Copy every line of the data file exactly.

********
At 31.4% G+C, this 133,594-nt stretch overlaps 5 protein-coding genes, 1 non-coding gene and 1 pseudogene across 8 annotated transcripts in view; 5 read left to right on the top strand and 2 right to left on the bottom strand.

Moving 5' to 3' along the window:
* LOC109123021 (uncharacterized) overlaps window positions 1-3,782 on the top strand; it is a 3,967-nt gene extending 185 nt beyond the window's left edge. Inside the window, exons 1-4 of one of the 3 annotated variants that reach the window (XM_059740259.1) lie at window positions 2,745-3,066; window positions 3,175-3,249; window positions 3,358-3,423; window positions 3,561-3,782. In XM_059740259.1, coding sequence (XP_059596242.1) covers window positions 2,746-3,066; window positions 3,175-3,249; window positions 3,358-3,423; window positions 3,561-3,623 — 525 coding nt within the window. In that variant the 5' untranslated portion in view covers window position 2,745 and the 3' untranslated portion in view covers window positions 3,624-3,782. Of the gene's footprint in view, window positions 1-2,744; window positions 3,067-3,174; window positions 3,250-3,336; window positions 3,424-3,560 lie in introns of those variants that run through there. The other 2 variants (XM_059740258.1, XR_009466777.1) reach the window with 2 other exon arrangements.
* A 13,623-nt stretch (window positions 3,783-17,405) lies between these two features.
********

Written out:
At 31.4% G+C, this 133,594-nt stretch overlaps 5 protein-coding genes, 1 non-coding gene and 1 pseudogene across 8 annotated transcripts in view; 5 read left to right on the top strand and 2 right to left on the bottom strand.

Moving 5' to 3' along the window:
* LOC109123021 (uncharacterized) overlaps window positions 1-3,782 on the top strand; it is a 3,967-nt gene extending 185 nt beyond the window's left edge. Inside the window, exons 1-4 of one of the 3 annotated variants that reach the window (XM_059740259.1) lie at window positions 2,745-3,066; window positions 3,175-3,249; window positions 3,358-3,423; window positions 3,561-3,782. In XM_059740259.1, coding sequence (XP_059596242.1) covers window positions 2,746-3,066; window positions 3,175-3,249; window positions 3,358-3,423; window positions 3,561-3,623 — 525 coding nt within the window. In that variant the 5' untranslated portion in view covers window position 2,745 and the 3' untranslated portion in view covers window positions 3,624-3,782. Of the gene's footprint in view, window positions 1-2,744; window positions 3,067-3,174; window positions 3,250-3,336; window positions 3,424-3,560 lie in introns of those variants that run through there. The other 2 variants (XM_059740258.1, XR_009466777.1) reach the window with 2 other exon arrangements.
* A 13,623-nt stretch (window positions 3,783-17,405) lies between these two features.